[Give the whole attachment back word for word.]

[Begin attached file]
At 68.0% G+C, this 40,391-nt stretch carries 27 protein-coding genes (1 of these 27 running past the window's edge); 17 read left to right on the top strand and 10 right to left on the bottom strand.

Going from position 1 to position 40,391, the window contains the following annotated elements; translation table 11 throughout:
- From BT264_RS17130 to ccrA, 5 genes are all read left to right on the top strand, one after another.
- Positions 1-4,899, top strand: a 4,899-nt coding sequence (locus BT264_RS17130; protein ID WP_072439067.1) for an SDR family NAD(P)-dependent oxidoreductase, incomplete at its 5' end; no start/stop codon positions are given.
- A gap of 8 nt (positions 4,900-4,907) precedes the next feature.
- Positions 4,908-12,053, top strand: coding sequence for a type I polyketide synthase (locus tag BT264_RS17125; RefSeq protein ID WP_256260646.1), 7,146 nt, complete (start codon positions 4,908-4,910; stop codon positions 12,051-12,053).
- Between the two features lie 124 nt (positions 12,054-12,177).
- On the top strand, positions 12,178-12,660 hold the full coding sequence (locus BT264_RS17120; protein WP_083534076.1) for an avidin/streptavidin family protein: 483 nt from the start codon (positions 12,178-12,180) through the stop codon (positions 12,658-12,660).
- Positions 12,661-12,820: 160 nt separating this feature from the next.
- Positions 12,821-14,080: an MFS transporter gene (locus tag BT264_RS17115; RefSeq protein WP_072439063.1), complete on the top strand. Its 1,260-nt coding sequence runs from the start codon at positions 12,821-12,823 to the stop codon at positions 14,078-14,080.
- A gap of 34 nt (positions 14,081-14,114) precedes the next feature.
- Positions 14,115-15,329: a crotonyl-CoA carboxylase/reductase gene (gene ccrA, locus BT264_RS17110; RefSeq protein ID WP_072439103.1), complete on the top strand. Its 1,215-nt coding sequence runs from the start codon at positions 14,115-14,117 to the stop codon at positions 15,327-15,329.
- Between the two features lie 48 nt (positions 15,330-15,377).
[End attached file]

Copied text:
At 68.0% G+C, this 40,391-nt stretch carries 27 protein-coding genes (1 of these 27 running past the window's edge); 17 read left to right on the top strand and 10 right to left on the bottom strand.

Going from position 1 to position 40,391, the window contains the following annotated elements; translation table 11 throughout:
- From BT264_RS17130 to ccrA, 5 genes are all read left to right on the top strand, one after another.
- Positions 1-4,899, top strand: a 4,899-nt coding sequence (locus BT264_RS17130; protein ID WP_072439067.1) for an SDR family NAD(P)-dependent oxidoreductase, incomplete at its 5' end; no start/stop codon positions are given.
- A gap of 8 nt (positions 4,900-4,907) precedes the next feature.
- Positions 4,908-12,053, top strand: coding sequence for a type I polyketide synthase (locus tag BT264_RS17125; RefSeq protein ID WP_256260646.1), 7,146 nt, complete (start codon positions 4,908-4,910; stop codon positions 12,051-12,053).
- Between the two features lie 124 nt (positions 12,054-12,177).
- On the top strand, positions 12,178-12,660 hold the full coding sequence (locus BT264_RS17120; protein WP_083534076.1) for an avidin/streptavidin family protein: 483 nt from the start codon (positions 12,178-12,180) through the stop codon (positions 12,658-12,660).
- Positions 12,661-12,820: 160 nt separating this feature from the next.
- Positions 12,821-14,080: an MFS transporter gene (locus tag BT264_RS17115; RefSeq protein WP_072439063.1), complete on the top strand. Its 1,260-nt coding sequence runs from the start codon at positions 12,821-12,823 to the stop codon at positions 14,078-14,080.
- A gap of 34 nt (positions 14,081-14,114) precedes the next feature.
- Positions 14,115-15,329: a crotonyl-CoA carboxylase/reductase gene (gene ccrA, locus BT264_RS17110; RefSeq protein ID WP_072439103.1), complete on the top strand. Its 1,215-nt coding sequence runs from the start codon at positions 14,115-14,117 to the stop codon at positions 15,327-15,329.
- Between the two features lie 48 nt (positions 15,330-15,377).